What I don’t get is why people try to read things into the text of the Bible and force it to say something it just doesn’t say. When that happens then such people are beating others over the head with the Bible.

  13. Marg says:

    Thanks Cynthia. I think many people are guilty of interpreting Bible verses in ways that make the verses agree with what they already believe, or with what they want to believe.

    I am constantly double-checking my own interpretive practises and integrity.

  14. [...] The Complementarian Concept of “The Created Order” [...]

  15. Phyllis Trible addressed the creation accounts in chapter 4 of “God and the Rhetoric of Sexuality.” She used rhetorical criticism, only using the Hebrew passages to interpret themselves, and demonstrates, line by line, that Gen. 2 is egalitarian. I had to read the chapter 4 times to “get it.” I think her work sheds brilliant light on this topic. With permission from her publisher, I used Trible’s work as the foundation for my chapter on the creation accounts, making her work readable for the average person. http://www.helwys.com/books/hidden_voices.html

  16. Heather says:

    Thank you again for another great article ! I always look forward to reading your articles as they have helped me sort this issue out ..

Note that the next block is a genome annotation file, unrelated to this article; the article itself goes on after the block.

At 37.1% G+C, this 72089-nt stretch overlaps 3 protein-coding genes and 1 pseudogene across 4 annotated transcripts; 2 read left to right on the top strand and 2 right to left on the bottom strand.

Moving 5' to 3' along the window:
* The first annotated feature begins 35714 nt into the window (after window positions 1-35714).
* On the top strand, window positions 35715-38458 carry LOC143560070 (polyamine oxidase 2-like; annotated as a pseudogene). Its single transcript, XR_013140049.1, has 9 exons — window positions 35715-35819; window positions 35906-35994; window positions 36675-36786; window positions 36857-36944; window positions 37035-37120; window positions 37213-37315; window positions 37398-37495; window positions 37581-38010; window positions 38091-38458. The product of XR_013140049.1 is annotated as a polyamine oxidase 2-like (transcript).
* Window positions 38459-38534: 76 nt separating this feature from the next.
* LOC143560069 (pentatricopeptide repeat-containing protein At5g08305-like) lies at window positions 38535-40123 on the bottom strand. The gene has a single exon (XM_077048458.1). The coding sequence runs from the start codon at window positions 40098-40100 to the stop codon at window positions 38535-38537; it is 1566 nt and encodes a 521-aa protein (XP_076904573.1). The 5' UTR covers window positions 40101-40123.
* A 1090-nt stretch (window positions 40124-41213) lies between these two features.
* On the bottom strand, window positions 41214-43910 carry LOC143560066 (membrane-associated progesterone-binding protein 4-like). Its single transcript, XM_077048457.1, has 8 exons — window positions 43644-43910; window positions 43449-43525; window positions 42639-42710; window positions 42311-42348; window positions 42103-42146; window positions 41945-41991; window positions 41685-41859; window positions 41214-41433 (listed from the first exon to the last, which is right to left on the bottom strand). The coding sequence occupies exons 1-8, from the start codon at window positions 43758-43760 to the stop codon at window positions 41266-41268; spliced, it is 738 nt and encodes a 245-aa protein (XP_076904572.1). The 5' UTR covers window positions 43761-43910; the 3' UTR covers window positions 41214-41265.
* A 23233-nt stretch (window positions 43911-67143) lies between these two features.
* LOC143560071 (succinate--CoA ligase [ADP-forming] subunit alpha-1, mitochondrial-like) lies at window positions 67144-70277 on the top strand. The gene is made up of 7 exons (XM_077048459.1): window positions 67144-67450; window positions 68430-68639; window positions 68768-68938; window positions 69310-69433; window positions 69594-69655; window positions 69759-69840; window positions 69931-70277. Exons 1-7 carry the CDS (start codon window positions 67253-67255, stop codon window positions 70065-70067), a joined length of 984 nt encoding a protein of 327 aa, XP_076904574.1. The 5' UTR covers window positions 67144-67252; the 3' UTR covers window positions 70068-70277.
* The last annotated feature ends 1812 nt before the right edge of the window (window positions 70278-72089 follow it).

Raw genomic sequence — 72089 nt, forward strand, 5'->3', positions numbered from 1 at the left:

17. Marg says:

    Thanks Heather. :)

    Heidi, I hope to get to your book when I finish this semester. Three more weeks to go.

  18. Jessica Farrish says:

    Great article!

    I’m glad you’re an egal, because the minute a complementarian woman opens her mouth, I have to admit that I tune her out.
    She has already admitted to the world that she can’t be trusted with spiritual things. Why should anyone listen to her witness after that?
    If I want to hear something about the Bible, I’ll just ask her husband.

  19. Marg says:

    Thanks Jessica. ;)

  20. [...] To say that Paul is using the creation order, of male first and female second, to assert a chain of command, is entirely missing the point of creation narrative in Genesis 2:21-24 which shows the complete equality, affinity and unity between the first man and woman.  [...]

  21. pinklight says:

    “Moreover, Genesis 1:27-28 says that both men and women were given authority over the earth, which would include the animals.”

    What’s fascinating is that Adam was never even given authority over the entire earth till Eve was with him. At the time that both were together, as recorded in Gen 1, then and only then did God give authority – to both to rule over the earth which included the animals! So when Adam named the animals, he had not yet been given authority over them. And isn’t that odd?
    His act in naming was identifying the different creatures as in, lion, elephant, tiger, not Leo, Dumbo, and Tony.

  22. Marg says: